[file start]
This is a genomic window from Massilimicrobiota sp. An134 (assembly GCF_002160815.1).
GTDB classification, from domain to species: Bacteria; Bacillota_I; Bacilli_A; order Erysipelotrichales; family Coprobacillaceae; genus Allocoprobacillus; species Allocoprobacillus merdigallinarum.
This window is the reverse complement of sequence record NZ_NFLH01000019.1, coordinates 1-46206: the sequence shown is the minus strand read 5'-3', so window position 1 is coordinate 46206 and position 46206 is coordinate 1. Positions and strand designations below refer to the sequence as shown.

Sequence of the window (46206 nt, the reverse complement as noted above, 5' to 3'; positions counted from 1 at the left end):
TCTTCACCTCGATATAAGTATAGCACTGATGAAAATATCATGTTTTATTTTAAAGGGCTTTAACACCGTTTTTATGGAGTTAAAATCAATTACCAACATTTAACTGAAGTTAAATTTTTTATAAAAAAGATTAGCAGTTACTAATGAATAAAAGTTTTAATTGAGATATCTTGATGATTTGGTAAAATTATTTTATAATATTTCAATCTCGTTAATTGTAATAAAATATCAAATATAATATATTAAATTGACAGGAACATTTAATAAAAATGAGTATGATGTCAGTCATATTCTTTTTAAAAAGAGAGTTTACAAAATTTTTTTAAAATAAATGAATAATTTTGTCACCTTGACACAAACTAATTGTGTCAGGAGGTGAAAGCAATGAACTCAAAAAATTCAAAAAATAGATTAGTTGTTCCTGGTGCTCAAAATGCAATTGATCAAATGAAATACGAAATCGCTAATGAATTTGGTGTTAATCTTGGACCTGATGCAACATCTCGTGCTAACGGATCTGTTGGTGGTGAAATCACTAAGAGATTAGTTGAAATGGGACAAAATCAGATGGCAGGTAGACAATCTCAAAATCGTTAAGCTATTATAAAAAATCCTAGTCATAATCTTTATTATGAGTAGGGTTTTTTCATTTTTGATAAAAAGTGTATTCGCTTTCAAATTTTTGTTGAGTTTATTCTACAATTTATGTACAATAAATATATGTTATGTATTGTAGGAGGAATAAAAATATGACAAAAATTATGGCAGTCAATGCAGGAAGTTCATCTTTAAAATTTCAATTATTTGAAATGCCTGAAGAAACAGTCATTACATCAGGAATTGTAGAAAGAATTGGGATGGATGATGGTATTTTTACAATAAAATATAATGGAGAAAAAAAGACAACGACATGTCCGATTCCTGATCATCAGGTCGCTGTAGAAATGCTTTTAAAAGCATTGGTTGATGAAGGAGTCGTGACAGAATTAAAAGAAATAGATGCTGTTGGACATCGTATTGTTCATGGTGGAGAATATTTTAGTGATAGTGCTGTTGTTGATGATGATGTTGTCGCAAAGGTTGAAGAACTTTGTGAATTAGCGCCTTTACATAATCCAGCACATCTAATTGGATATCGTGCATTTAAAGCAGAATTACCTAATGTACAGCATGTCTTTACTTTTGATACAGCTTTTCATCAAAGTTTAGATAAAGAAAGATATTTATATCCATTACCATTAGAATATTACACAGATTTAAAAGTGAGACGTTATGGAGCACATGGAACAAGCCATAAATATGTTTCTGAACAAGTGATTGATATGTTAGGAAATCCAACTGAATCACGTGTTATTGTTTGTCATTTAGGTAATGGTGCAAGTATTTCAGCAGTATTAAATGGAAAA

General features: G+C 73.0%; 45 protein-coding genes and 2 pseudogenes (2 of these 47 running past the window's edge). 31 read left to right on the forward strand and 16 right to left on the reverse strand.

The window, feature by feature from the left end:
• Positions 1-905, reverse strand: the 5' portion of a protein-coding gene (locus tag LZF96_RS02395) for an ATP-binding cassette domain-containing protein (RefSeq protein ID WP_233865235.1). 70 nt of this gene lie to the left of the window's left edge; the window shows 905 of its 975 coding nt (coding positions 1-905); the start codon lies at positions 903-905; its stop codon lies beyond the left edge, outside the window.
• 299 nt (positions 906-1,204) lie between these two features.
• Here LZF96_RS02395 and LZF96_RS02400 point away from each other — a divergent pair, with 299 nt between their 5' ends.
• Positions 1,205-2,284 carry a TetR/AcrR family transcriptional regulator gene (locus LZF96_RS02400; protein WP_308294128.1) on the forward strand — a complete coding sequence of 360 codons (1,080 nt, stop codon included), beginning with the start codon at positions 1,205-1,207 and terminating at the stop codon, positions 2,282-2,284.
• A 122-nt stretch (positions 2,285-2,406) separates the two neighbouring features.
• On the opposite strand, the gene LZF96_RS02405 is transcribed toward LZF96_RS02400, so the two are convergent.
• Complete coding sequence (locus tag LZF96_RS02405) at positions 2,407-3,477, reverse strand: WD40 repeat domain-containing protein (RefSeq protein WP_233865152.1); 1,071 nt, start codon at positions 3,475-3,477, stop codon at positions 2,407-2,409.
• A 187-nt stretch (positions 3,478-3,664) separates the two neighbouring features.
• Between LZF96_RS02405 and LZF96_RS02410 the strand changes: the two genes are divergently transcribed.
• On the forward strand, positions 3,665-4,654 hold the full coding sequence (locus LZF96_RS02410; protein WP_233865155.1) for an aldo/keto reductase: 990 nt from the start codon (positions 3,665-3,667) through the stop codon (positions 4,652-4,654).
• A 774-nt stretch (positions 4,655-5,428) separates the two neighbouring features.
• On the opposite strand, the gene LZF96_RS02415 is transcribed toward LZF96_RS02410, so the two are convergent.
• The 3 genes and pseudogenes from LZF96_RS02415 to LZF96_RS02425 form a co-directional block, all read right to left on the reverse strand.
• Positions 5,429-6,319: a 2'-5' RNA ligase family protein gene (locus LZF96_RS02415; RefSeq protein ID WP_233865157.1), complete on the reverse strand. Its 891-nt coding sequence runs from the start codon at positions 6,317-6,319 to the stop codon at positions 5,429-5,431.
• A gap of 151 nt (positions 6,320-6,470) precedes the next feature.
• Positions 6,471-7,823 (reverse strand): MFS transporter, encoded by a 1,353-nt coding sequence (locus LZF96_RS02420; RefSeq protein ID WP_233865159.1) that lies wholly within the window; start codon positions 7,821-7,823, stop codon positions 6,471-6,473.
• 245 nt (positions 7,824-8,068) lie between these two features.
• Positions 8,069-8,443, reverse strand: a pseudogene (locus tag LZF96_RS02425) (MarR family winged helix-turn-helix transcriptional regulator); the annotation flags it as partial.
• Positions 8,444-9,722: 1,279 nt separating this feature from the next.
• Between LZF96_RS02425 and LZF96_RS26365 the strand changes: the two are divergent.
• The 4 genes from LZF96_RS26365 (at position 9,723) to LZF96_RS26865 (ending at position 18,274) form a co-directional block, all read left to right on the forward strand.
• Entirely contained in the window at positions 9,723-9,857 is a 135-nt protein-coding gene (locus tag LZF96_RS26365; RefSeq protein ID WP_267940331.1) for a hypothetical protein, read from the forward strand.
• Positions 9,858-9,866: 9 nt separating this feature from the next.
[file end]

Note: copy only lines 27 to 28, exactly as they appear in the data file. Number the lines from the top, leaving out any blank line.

• Between LZF96_RS02425 and LZF96_RS26365 the strand changes: the two are divergent.
• The 4 genes from LZF96_RS26365 (at position 9,723) to LZF96_RS26865 (ending at position 18,274) form a co-directional block, all read left to right on the forward strand.